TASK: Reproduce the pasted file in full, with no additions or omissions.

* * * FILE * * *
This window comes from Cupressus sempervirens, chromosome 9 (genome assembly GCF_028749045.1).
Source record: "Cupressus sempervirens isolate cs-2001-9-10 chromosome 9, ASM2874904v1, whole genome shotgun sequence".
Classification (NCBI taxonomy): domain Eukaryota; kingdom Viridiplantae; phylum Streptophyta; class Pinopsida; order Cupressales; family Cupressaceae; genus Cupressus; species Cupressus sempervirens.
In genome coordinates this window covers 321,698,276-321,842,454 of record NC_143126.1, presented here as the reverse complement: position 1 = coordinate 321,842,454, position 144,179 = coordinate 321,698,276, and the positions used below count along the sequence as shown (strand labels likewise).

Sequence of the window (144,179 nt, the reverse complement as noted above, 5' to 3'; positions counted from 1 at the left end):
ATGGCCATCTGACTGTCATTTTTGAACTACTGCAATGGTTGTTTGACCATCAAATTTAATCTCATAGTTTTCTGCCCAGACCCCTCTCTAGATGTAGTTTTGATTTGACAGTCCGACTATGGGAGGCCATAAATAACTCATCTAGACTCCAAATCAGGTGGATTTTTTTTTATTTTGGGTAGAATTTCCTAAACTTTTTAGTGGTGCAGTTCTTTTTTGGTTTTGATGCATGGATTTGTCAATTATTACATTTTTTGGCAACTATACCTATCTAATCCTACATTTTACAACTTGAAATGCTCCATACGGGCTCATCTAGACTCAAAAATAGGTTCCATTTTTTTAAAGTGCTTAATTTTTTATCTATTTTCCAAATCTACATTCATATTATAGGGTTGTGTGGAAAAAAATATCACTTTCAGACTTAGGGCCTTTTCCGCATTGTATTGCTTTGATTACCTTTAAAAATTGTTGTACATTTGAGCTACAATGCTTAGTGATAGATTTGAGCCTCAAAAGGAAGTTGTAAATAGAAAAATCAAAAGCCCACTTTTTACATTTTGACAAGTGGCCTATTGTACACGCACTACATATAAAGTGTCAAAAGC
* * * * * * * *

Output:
This window comes from Cupressus sempervirens, chromosome 9 (genome assembly GCF_028749045.1).
Source record: "Cupressus sempervirens isolate cs-2001-9-10 chromosome 9, ASM2874904v1, whole genome shotgun sequence".
Classification (NCBI taxonomy): domain Eukaryota; kingdom Viridiplantae; phylum Streptophyta; class Pinopsida; order Cupressales; family Cupressaceae; genus Cupressus; species Cupressus sempervirens.
In genome coordinates this window covers 321,698,276-321,842,454 of record NC_143126.1, presented here as the reverse complement: position 1 = coordinate 321,842,454, position 144,179 = coordinate 321,698,276, and the positions used below count along the sequence as shown (strand labels likewise).

Sequence of the window (144,179 nt, the reverse complement as noted above, 5' to 3'; positions counted from 1 at the left end):
ATGGCCATCTGACTGTCATTTTTGAACTACTGCAATGGTTGTTTGACCATCAAATTTAATCTCATAGTTTTCTGCCCAGACCCCTCTCTAGATGTAGTTTTGATTTGACAGTCCGACTATGGGAGGCCATAAATAACTCATCTAGACTCCAAATCAGGTGGATTTTTTTTTATTTTGGGTAGAATTTCCTAAACTTTTTAGTGGTGCAGTTCTTTTTTGGTTTTGATGCATGGATTTGTCAATTATTACATTTTTTGGCAACTATACCTATCTAATCCTACATTTTACAACTTGAAATGCTCCATACGGGCTCATCTAGACTCAAAAATAGGTTCCATTTTTTTAAAGTGCTTAATTTTTTATCTATTTTCCAAATCTACATTCATATTATAGGGTTGTGTGGAAAAAAATATCACTTTCAGACTTAGGGCCTTTTCCGCATTGTATTGCTTTGATTACCTTTAAAAATTGTTGTACATTTGAGCTACAATGCTTAGTGATAGATTTGAGCCTCAAAAGGAAGTTGTAAATAGAAAAATCAAAAGCCCACTTTTTACATTTTGACAAGTGGCCTATTGTACACGCACTACATATAAAGTGTCAAAAGC